By Chuck Strouse
By Scott Fishman
By Terrence McCoy
By Ryan Yousefi
By Ciara LaVelle, Kat Bein, Carolina Del Busto, and Liz Tracy
By Pepe Billete
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By Kyle Swenson
Ari Pregen picked the wrong strip club to throw his weight around. First, the Miami-Dade assistant state attorney flashed his badge to avoid a cover and a lap dance surcharge. Then, despite a warning from the club, he pulled the same stunt again a week later.
Now Pregen is out of a job after lying to his bosses about the strip club shenanigans — at least until photo evidence arrived and put the prosecutor out on the street.
Pregen's first strip club power play came January 26, when he got belligerent with the bouncers at downtown strip club Goldrush, demanding he and two friends be allowed in without paying the cover. General manager Jeff Levy explained that only current military get in gratis.
"Mr. Pregen was more persistent and told me that he had not paid for admission fees for years," Levy wrote in a complaint. "Mr. Pregen reached for his wallet and flashed his State Attorney's badge at me."
To avoid making a scene, Levy said he let the trio in free "against [his] better judgment."
Around 1 a.m., Pregen lost his cool again when he used his credit card to pay for lap dances. He was annoyed that Goldrush — like all strip clubs — wanted a 15 percent surcharge. Levy alleges Pregen tried to intimidate the female employee who ran his card, complaining "he is a state attorney and he dares her to charge him." The prosecutor also claimed it was illegal for the club to take his fingerprints (which many clubs do to prevent fraud) because he was a state employee.
Levy told him never to come back. When Pregen returned a week later, again demanding special treatment, Levy had enough. He complained to Attorney General Pam Bondi, who forwarded the complaint to Levy's bosses.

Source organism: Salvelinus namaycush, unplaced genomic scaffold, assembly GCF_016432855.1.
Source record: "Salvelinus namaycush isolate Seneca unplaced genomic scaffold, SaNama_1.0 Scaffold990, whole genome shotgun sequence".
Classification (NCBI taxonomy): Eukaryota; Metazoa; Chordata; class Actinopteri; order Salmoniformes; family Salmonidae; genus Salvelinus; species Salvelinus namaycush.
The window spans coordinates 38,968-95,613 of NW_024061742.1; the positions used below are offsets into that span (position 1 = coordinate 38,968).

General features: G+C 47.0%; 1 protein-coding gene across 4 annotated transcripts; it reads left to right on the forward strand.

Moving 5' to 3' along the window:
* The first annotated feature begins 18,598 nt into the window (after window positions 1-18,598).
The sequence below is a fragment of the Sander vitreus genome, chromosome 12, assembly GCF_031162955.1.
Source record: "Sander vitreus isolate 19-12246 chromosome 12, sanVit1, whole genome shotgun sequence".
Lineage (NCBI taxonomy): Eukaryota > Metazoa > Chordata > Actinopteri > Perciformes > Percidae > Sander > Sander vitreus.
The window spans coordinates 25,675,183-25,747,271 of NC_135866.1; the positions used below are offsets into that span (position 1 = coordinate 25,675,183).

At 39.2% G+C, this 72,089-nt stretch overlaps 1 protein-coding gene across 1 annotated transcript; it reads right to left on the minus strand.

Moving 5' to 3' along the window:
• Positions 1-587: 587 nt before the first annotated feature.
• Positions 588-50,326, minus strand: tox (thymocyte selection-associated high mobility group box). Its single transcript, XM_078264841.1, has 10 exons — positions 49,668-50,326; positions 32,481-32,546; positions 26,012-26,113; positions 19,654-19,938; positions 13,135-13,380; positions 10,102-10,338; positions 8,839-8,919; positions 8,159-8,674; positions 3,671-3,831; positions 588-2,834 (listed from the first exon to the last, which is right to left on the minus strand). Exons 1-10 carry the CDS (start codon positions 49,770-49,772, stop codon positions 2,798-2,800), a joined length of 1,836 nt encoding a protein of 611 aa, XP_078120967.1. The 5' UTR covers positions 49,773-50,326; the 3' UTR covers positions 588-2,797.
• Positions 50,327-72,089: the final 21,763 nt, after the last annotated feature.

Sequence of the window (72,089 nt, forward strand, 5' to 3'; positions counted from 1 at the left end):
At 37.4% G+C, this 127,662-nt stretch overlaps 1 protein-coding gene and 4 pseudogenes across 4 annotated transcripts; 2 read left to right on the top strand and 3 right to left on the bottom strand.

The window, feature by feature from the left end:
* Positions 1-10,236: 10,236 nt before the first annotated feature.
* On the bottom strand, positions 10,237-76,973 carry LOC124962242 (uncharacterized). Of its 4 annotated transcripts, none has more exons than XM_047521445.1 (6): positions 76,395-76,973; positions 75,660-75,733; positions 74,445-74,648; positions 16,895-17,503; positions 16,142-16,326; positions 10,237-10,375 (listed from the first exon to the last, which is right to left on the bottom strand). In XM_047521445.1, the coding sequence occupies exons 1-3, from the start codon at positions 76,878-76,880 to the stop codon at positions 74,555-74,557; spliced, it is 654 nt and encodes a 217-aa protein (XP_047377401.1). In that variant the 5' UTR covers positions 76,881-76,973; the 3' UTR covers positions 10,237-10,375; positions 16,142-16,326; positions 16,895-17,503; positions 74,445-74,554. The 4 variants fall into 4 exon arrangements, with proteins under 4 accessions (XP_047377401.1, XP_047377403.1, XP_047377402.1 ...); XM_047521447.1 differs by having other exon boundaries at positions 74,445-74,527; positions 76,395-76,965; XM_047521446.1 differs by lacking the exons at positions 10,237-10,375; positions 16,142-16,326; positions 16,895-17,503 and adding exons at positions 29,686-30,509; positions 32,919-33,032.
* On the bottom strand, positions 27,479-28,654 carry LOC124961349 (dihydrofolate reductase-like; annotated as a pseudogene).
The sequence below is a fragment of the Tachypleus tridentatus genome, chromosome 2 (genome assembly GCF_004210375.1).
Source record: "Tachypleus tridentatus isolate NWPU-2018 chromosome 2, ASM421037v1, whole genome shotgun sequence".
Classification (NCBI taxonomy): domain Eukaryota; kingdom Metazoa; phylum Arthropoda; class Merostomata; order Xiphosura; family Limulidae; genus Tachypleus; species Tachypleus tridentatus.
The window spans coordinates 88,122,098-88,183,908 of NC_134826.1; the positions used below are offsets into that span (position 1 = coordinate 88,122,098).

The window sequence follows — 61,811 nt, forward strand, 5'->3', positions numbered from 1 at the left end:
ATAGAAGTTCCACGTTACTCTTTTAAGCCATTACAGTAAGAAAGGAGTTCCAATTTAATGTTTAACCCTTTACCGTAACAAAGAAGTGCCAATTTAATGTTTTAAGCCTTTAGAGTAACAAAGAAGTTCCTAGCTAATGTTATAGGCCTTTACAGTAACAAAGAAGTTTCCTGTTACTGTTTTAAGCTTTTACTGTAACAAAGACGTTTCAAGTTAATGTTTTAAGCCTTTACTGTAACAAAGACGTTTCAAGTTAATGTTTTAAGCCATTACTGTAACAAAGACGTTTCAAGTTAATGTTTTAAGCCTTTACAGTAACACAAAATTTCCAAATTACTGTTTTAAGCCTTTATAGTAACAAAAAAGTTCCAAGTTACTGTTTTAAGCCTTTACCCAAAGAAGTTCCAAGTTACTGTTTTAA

"[I was] highly upset that a person would abuse his power and position as a state attorney, demanding things for free and intimidate the working-class person," Levy wrote. "There is nothing more dangerous than a person who defends the law and then abuses the law and his position for self-gain."
On February 7, three top officials called Pregen in to address the complaint. The prosecutor "denied having engaged in any inappropriate conduct and denied violating any office policies." But then Levy sent a still image of Pregen flashing his badge inside Goldrush. On February 8, for the second time in two days, Pregen denied acting the fool. He was canned soon thereafter.
Before packing up his belongings, Pregen — who didn't return a call from Riptide — tried to salvage his job by penning a sappy, woe-is-me apology.
"I am so sorry for what I have done," he wrote. "I am unbelievably ashamed of myself."
Sorry, Ari, but the Miami-Dade State Attorney's Office did right by canning you. Good luck with your new career as an ambulance chaser.